I also want another row which might be the same as Dr Baez’s 6th line. At any rate the momentum in this case is heat. Things will keep the same amount of heat unless some effort (heating/cooling) is applied to change it. This might seem different to the others, since the others are about movement, but actually heat is just internal movements within the matter. The temperature of a gas is proportional to the kinetic energy per molecule.
Now I need to take a detour before I can put these together.


A vector is something with magnitude and direction. Speed is just a number, but velocity (and momentum and force) are vectors because they also include the direction. We imagine vectors as arrows in space with the length representing the magnitude of the vector. You can slide them around: they don’t start at a particular place. Our vectors are three dimensional: every vector can be made of a bit of x, a bit of y and a bit of z.
You can combine two vectors to make a bivector. This is called the exterior product. To imagine this we place the 2nd vector so that it starts where the first finishes. This makes a little parallelogram floating in space, and the area is the magnitude of the bivector. However the bivector is not really a parallelogram: it can be any shape in that plane with that area. And there is a natural way of adding bivectors and they are also 3 dimensional: every bivector can be made of a bit of xy, a bit of yz and a bit of zx.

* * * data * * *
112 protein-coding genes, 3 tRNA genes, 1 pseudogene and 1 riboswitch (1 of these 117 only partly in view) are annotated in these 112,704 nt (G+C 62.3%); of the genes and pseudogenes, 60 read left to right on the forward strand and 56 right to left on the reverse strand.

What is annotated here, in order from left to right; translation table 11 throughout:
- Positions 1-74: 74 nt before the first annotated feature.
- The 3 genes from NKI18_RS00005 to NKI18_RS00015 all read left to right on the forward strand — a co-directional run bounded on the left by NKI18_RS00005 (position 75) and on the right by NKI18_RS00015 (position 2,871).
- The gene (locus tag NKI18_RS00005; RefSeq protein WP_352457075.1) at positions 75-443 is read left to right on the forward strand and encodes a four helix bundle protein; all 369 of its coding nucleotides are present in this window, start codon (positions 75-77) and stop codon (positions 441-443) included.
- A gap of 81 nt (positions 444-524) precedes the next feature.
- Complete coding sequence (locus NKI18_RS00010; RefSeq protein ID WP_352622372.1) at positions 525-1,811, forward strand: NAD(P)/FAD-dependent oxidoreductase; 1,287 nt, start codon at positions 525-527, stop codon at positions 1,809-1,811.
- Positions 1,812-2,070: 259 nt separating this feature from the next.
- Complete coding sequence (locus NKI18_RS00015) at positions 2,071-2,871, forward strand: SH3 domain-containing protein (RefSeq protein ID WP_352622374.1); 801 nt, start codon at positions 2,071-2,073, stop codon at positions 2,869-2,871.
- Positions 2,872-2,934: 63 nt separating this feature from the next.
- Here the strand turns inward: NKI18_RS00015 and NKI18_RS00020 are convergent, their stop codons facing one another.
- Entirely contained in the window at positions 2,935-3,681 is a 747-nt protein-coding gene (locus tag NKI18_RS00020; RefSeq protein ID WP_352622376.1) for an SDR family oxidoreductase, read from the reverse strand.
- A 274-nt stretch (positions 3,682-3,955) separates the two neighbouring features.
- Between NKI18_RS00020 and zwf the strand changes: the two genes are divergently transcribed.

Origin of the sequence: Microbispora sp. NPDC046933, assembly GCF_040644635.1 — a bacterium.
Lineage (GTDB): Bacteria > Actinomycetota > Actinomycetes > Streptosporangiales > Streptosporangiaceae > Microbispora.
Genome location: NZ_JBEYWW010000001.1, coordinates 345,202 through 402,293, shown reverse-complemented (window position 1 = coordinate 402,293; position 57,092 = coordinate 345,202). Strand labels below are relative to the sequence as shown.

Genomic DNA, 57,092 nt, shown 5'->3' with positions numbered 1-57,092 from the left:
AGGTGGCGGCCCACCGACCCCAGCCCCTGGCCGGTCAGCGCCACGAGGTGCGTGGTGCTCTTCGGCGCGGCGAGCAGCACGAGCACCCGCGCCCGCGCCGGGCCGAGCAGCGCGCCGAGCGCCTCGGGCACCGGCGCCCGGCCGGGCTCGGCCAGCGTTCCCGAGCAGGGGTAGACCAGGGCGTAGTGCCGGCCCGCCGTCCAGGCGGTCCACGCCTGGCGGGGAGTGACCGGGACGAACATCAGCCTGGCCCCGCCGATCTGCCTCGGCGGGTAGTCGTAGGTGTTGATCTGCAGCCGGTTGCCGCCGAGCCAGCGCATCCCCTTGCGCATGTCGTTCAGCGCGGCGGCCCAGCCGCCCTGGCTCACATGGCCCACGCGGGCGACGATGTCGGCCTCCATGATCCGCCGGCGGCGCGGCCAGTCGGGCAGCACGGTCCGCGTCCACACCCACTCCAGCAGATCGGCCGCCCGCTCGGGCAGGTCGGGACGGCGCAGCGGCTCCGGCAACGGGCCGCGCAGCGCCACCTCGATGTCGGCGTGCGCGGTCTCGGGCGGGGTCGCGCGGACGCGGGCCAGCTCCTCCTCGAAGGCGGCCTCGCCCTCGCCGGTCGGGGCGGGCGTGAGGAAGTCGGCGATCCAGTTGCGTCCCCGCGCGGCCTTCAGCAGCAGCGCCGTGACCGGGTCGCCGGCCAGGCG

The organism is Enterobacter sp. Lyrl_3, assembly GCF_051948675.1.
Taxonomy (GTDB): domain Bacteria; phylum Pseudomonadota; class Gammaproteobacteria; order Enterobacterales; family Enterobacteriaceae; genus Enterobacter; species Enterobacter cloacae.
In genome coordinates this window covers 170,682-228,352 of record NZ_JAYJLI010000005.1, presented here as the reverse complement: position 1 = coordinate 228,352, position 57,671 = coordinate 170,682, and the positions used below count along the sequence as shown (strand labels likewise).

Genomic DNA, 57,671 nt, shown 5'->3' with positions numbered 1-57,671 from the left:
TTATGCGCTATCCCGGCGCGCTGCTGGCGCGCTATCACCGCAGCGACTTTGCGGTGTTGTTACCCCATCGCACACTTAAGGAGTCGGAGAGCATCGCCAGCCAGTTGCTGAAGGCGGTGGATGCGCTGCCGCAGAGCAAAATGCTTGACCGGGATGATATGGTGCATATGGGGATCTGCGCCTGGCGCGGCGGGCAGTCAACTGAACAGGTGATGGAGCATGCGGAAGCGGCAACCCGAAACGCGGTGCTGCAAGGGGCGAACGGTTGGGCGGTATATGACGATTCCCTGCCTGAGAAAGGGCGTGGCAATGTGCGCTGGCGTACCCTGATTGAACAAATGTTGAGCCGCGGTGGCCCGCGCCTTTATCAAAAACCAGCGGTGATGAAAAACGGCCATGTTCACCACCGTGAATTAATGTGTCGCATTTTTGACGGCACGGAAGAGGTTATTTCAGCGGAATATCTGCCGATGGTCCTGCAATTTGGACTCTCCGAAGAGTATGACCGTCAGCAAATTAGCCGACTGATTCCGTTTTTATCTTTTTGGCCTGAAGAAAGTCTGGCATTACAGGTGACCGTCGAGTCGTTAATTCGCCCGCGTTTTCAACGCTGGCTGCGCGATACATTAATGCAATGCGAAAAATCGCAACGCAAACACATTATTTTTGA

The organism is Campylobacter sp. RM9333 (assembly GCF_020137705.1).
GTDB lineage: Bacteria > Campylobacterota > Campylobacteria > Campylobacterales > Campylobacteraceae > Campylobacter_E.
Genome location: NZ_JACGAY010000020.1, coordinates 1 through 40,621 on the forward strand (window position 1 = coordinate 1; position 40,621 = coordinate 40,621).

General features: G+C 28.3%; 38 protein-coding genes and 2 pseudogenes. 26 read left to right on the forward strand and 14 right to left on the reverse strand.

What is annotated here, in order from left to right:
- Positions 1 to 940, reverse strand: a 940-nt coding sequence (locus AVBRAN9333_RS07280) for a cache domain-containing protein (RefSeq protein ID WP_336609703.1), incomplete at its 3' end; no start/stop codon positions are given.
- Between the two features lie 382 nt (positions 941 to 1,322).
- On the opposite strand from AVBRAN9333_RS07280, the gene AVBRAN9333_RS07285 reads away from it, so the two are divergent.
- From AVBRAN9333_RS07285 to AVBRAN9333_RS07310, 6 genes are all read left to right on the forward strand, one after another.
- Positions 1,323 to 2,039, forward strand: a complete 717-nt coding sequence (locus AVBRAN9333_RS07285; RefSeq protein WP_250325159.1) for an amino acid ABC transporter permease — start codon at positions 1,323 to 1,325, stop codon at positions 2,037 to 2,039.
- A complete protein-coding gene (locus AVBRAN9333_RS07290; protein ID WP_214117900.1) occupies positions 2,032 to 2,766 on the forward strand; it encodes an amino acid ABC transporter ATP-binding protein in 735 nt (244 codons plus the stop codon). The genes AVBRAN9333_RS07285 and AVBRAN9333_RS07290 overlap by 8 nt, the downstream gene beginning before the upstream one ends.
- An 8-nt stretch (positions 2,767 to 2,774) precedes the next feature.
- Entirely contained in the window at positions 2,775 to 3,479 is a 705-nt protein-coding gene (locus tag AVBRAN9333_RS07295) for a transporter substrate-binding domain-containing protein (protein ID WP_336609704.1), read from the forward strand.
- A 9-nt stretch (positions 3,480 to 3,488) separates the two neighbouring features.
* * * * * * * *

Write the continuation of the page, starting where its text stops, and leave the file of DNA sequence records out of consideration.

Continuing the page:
The exterior product of 3 vectors is a trivector. We can visualize this as a bit of volume with the 3 vectors at edges, but once again it is just the amount of volume that counts not the shape. Trivectors are just one dimensional, since each is just a multiple of the 1x1x1 xyz volume element.
There are nice diagrams of all these at Wikipedia’s Geometric Algebra page:
It turns out to often be a useful idea to combine our 3 dimensions of vectors, 3 of bivectors, 1 of trivector plus 1 more for scalars (scalars are just numbers). This makes an 8 dimensional space of multivectors. These are mostly particularly useful when combined with a way to multiply them, but we won’t get to that here.

Momentum types

Ordinary momentum is a vector. It has magnitude and direction.
Angular momentum is best seen as a bivector. The area of the bivector is the magnitude, and its orientation (perpendicular to the axis of rotation) determines the rotational geometry.
Since pressure acts in all directions at once, it is natural to see it as a trivector.
Finally we have heat which is intrinsic to the matter and not involved in directions. It is just a scalar value.
It is easy to combine these together into a single multivector value. The question is how meaningful that is.
One aspect is this: Are there other mechanical momentums that this leaves out? I conjecture that for an infinitesimal amount of matter this is all there is.
Speaking of infinitesimal amounts of matter: It is tempting to think that a small amount of matter can’t have much angular momentum. But actually the smaller matter is, the faster it is able to rotate. Even electrons have significant spin (though the mechanicalness of that might be in some doubt). I wonder if the study of fluid mechanics takes adequate account of small rapidly spinning vortices?


It seems cute, but that is not a justification. It does suggest two lines of investigation:
One is to study fluid mechanics in full generality starting with infinitesimal amounts of matter having these 4 types of momentum. The hope will be that some of the research on Clifford Analysis will turn out to be useful.